Killington is a good choice for beginners in that Juggernaut and Great Eastern are each green trail that are several miles long and offer a fairly unique experience to the new skier - you go from the tops of some big mountains (by Eastern standards) through sections of woods, over a bridge and you have a destination, unlike most beginner skiing you are not just doing laps on the same few easy runs. I found it the MOST interesting place for green trail skiing. In fact, I took one of those same trails the whole way late last year and had very fond memories revived.

 


Killington is an ideal choice if you are adventurous and like people - lots of people, up close and personal, in your face kind of close. It's is the perfect place for a beginner to go if you are one of those that enjoys driving in NYC and sporting with the cabbies. It's a real eye opener. It's a place you either love or hate. Big fish / small pond or small fish / big pond kind of thing. Once there - it's hard to go back home.

 

Disclosure: I have a Killington season pass for the last 7 years and love driving in NYC & especially messing with cabbies. Whatever turns you on.   

 

PS: Stay off Juggernaut - It's more nordic rather than alpine.  

 

 

  
 

 

post #17 of 23

Did anyone mention Tremblant?  I've never been there, but that would seem to be an obvious choice from Ottawa if not yet visited by OP?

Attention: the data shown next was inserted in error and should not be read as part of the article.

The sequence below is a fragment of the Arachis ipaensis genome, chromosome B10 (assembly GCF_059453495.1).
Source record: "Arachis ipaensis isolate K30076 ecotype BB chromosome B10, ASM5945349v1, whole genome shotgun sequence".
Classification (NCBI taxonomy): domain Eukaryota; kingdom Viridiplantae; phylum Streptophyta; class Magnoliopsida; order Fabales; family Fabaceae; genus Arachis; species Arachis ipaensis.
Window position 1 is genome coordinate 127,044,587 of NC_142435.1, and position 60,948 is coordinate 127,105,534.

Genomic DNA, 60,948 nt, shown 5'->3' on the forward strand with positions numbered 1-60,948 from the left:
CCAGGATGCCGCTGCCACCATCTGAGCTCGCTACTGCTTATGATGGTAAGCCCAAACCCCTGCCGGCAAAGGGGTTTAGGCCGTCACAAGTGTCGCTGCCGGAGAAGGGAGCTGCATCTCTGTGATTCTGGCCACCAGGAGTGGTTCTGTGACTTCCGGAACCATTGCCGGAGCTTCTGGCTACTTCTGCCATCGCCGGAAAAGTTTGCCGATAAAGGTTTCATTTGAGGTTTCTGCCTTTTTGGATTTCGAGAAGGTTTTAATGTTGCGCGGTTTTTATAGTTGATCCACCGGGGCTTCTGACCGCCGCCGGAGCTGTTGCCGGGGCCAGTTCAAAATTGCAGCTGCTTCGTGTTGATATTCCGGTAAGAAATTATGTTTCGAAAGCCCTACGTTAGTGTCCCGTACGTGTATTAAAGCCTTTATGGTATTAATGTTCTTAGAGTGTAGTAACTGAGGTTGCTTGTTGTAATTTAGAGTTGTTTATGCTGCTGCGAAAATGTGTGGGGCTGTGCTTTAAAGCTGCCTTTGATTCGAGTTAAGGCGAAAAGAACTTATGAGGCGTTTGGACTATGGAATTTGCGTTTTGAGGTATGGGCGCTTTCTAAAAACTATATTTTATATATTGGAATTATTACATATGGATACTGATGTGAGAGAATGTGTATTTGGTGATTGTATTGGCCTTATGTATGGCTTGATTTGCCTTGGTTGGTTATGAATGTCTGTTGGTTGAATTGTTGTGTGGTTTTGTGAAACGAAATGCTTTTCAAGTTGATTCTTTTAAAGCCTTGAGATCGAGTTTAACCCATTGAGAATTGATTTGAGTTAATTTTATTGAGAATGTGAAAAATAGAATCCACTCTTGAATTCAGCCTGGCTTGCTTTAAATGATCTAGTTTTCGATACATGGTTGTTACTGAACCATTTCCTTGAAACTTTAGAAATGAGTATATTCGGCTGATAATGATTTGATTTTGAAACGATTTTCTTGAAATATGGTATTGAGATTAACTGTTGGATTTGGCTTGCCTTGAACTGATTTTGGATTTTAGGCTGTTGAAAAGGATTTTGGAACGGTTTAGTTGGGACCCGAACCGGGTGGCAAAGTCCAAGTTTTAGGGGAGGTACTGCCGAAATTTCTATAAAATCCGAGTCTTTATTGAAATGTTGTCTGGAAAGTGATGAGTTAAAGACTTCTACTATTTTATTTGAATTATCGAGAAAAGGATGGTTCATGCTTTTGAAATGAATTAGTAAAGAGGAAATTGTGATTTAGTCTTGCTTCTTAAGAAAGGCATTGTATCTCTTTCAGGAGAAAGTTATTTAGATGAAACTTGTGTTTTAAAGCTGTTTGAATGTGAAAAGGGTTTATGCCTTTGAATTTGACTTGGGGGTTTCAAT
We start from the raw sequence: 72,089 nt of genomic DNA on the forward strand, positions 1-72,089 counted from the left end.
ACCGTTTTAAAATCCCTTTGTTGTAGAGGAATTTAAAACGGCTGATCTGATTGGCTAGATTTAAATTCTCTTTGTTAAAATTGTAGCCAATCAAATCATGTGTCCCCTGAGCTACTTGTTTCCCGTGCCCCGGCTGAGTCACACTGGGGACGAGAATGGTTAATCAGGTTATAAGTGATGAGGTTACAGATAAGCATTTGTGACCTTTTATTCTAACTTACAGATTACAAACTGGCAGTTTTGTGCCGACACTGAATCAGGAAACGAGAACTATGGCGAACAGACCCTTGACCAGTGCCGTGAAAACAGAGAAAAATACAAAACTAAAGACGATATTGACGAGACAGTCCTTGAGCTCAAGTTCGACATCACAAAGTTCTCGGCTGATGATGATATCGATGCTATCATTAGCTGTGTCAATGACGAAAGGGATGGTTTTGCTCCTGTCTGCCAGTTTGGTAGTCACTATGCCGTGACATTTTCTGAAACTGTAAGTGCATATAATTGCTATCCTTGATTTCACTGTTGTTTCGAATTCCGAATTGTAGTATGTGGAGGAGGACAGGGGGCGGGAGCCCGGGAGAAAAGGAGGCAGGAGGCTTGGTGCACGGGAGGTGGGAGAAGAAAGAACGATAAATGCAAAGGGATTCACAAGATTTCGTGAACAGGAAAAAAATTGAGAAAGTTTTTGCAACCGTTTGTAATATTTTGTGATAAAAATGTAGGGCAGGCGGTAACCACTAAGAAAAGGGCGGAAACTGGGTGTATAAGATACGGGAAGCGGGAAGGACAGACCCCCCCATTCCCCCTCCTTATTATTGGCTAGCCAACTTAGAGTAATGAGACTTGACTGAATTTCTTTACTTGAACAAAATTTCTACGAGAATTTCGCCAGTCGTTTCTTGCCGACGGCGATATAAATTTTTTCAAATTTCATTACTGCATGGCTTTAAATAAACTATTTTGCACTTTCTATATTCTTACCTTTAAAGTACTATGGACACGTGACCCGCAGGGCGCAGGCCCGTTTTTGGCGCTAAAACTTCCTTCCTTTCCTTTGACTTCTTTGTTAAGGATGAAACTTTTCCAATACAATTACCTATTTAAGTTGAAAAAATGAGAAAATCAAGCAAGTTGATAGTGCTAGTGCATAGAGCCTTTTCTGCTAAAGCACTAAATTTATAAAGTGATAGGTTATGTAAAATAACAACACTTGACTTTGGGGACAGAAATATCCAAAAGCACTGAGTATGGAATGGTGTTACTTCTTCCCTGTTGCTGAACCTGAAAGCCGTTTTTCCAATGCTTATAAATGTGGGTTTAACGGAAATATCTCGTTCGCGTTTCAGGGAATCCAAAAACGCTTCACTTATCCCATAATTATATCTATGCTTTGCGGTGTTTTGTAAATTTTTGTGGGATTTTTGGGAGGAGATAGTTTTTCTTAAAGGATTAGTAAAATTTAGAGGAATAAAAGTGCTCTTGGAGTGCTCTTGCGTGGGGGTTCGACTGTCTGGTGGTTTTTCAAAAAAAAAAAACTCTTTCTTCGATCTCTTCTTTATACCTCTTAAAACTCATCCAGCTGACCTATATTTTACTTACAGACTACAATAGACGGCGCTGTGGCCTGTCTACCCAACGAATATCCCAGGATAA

Lots of other fine choices mentioned already.  I would second MSA and Le Massif, Stowe, Killington (on a weekday), and perhaps a sleeper for best Northern VT combo of numerous long intermediate runs and possible bargain opportunities:  Sugarbush/Mt Ellen. 

 

Old MSA/Le Massif trip report:  http://www.dcski.com/articles/view_article.php?article_id=1145&mode=headlines

post #18 of 23
Quote:
Originally Posted by Jamesj View Post

Did anyone mention Tremblant?  I've never been there, but that would seem to be an obvious choice from Ottawa if not yet visited by OP? 


Mont Tremblant is just like how KingGrump describe Killington but only in a French speaking setting. Same large busy each-for-his-own crowd. And, just as expensive. These were the people who bumped into my 8yo and didn't even stop to look many years ago. Although I suspect as a mountain itself, the layout of MT is far less confusing than Killington.


 

Quote:
Originally Posted by vsirin View Post


Killington is a good choice for beginners in that Juggernaut and Great Eastern are each green trail that are several miles long and offer a fairly unique experience to the new skier - you go from the tops of some big mountains (by Eastern standards) through sections of woods, over a bridge and you have a destination, unlike most beginner skiing you are not just doing laps on the same few easy runs. I found it the MOST interesting place for green trail skiing. In fact, I took one of those same trails the whole way late last year and had very fond memories revived.

 

Not exactly the answer to my question. If Killington's terrain is as confusing as you have mentioned (especially for a novice) where one can waste hours in finding a way out after getting lost, why would it be a good choice for destination a beginner? (BTW, parts of Gore can be that way with its terrain too -- only to a smaller scale)